Just under five feet, nine inches tall, James had blue eyes and sandy hair. His cohort, Francis Pace, was the same age and almost the same height but of a heavier build with a dark complexion, gray eyes and dark hair. Both claimed an education in the Common Schools of the time and worked as laborers when they worked. Probably due to his greater inclination to drink than Turner, Pace had more difficulties in his home life, his wife Lavina often living with her parents, Jeremiah and Mary Osborne Forrester.
Devil Jim's father, James Turner, Sr., died in January of 1860 of consumption. By the nature of the disease, he had probably been weak and ill for years, unable to control his son. Wood Lyttle said of him, "he was a devout man, a good Christian. They were Methodists." but of the son he said, "Jim would pray at night and go out the next day and carry on his meanness like the veriest devil." James Turner, Sr., left a considerable estate but, except for the land it was virtually wiped out by the war through the loss of livestock commandeered by both armies and because his cash money was primarily southern, its value was wiped out when the Confederacy lost.
After several years of rising tension, Lincoln was elected, the southern states began to secede and war was on the horizon. James, William and Benjamin Middleton joined the Rebel Army, Benjamin in the 13th Kentucky Cavalry, the other two in the 25th Virginia Cavalry. Benjamin's brother-in-law, David Blevins, also served for the Confederacy. Francis Pace, the Nolan brothers and others joined Ohio units on the Union side. Andrew Fields, like many other Harlan men who stood for the Union enlisted in the 47th Kentucky Infantry.
Devil Jim Turner enlisted as a Union private, in Company D of the 49th Kentucky. According to the company roster, he deserted after serving half of his term. Narcissus Howard Turner wrote of his wartime activities, "At the commencement of the war, James Turner volunteered in the Federal army, together with a great many more of our countrymen, who drew clothes and arms, and then Jas Turner deserted the flag of his country came home and gathered up and organized a guerilla company, James Turner, being the captain, kept up a regular system of murder, robbery and horse stealing throughout the war, Southern men being the principal sufferers."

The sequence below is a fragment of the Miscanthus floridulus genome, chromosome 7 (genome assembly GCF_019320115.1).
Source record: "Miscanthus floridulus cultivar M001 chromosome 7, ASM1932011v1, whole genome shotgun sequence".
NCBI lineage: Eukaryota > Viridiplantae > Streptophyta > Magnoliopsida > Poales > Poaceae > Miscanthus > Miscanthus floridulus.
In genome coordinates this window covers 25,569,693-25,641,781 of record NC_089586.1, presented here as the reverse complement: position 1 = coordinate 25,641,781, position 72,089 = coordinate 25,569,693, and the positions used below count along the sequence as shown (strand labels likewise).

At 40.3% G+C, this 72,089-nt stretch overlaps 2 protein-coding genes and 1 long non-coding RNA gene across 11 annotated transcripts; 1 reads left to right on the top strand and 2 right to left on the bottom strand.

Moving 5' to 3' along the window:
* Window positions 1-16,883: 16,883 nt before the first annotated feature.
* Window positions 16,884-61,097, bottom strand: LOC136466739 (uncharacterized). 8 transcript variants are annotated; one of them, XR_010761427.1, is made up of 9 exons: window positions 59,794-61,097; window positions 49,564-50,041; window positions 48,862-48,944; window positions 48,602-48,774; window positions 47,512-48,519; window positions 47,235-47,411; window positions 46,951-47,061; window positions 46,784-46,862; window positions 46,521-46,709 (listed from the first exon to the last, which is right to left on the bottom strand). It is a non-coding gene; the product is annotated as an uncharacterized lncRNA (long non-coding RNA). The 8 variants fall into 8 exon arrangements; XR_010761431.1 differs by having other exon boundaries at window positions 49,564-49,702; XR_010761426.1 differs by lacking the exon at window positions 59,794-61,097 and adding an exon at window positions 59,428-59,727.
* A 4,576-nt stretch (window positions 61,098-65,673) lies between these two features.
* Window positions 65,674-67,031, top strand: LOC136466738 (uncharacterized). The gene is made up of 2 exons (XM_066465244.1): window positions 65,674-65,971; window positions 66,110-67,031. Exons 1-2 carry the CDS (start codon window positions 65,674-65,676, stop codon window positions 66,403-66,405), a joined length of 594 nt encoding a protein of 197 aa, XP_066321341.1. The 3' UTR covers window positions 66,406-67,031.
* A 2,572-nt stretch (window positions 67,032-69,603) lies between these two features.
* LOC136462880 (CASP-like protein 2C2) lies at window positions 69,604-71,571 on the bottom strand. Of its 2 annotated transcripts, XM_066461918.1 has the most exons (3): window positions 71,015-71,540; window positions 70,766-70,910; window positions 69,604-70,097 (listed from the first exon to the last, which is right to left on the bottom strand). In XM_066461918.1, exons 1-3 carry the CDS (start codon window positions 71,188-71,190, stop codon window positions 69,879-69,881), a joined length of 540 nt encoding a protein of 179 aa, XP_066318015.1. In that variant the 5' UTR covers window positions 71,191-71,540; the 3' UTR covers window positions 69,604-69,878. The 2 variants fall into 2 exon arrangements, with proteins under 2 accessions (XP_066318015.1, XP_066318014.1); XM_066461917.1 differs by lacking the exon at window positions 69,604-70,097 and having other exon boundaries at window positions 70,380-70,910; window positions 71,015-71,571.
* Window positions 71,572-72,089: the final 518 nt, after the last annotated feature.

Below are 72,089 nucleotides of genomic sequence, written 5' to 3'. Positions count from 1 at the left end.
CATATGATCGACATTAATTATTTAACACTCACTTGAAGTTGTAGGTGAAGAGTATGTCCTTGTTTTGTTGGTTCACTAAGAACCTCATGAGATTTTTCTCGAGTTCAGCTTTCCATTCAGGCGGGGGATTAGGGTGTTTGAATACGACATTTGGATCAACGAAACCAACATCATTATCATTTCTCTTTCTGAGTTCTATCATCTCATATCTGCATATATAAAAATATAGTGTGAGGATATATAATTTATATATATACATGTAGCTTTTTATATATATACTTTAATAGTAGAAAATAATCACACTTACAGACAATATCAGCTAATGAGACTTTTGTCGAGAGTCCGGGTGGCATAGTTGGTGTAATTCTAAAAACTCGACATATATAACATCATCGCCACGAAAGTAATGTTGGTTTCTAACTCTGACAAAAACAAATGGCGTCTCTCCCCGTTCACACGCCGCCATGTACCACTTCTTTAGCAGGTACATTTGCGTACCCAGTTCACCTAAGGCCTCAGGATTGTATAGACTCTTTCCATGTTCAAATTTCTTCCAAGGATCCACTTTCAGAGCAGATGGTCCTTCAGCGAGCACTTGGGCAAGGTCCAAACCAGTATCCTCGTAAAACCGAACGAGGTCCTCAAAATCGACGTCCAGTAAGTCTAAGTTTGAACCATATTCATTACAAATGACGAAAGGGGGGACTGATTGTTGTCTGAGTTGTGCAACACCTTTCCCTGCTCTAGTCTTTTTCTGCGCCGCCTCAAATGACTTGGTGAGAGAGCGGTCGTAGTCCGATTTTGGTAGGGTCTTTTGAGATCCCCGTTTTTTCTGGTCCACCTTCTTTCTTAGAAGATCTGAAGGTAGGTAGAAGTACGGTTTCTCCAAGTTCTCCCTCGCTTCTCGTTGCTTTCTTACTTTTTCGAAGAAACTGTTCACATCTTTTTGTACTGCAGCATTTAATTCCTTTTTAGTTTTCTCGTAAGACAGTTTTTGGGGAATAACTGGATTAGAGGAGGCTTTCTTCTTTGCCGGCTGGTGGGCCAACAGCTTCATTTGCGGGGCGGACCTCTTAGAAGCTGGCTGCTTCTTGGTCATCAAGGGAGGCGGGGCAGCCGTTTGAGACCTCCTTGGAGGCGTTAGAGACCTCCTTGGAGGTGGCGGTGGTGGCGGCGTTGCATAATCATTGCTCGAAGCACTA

"My husband being a Southern man had to leave his home, as did his brothers, to save their lives. James Turner at the head of the band, robbed us until he brought us to near total destitution and suffering. During the war they shot and wounded Carr Middleton, brother to William Middleton, making a cripple of him for life, and killed Hugh Eldridge, a brother-in-law to my husband."
About his brother, William Turner, Jr., she went on to say, "At the outbreak of the war, William Turner, Jr., was a rebel. He at times raided the Union party and took a great deal of property while James plucked the rebels. They were often together I never heard that they fought any, but I do know that they both got well off during the war."
After the war, it was charged that in the spring of 1863, when a force of Confederate cavalry commanded by Humphrey Marshall invaded Harlan County, William Turner gave voluntary aid and assistance to the regiment. In his defense, Turner stated that "they held him prisoner while the army subsisted on the county and that said Marshall kept his headquarters at his house and subsisted his army upon the defendant's property to a considerable extent, against the defendant's will." Turner swore that he "could not help himself and he had to make a virtue out of necessity and submit as many other of his neighbors had to do" He then stated that the Rebel army "tore down his buildings, burned his fences, killed his property and took a11 of his horses, five of which he never did get back." He continued stating that he himself was injured more than any other citizen in the county and under the circumstances tried to wield an influence with Marshall for the benefit of his neighbors and himself."
The sign at the courthouse states that it was burned by Rebel troops in retaliation for the burning of the courthouse in Lee County, Virginia, but traditional sources state that it was Devil Jim and his outlaw gang posing as rebels. Wood Lyttle puts it bluntly, "He burnt the courthouse in broad daylight." No record yet has been found indicating it was an official Confederate Army action.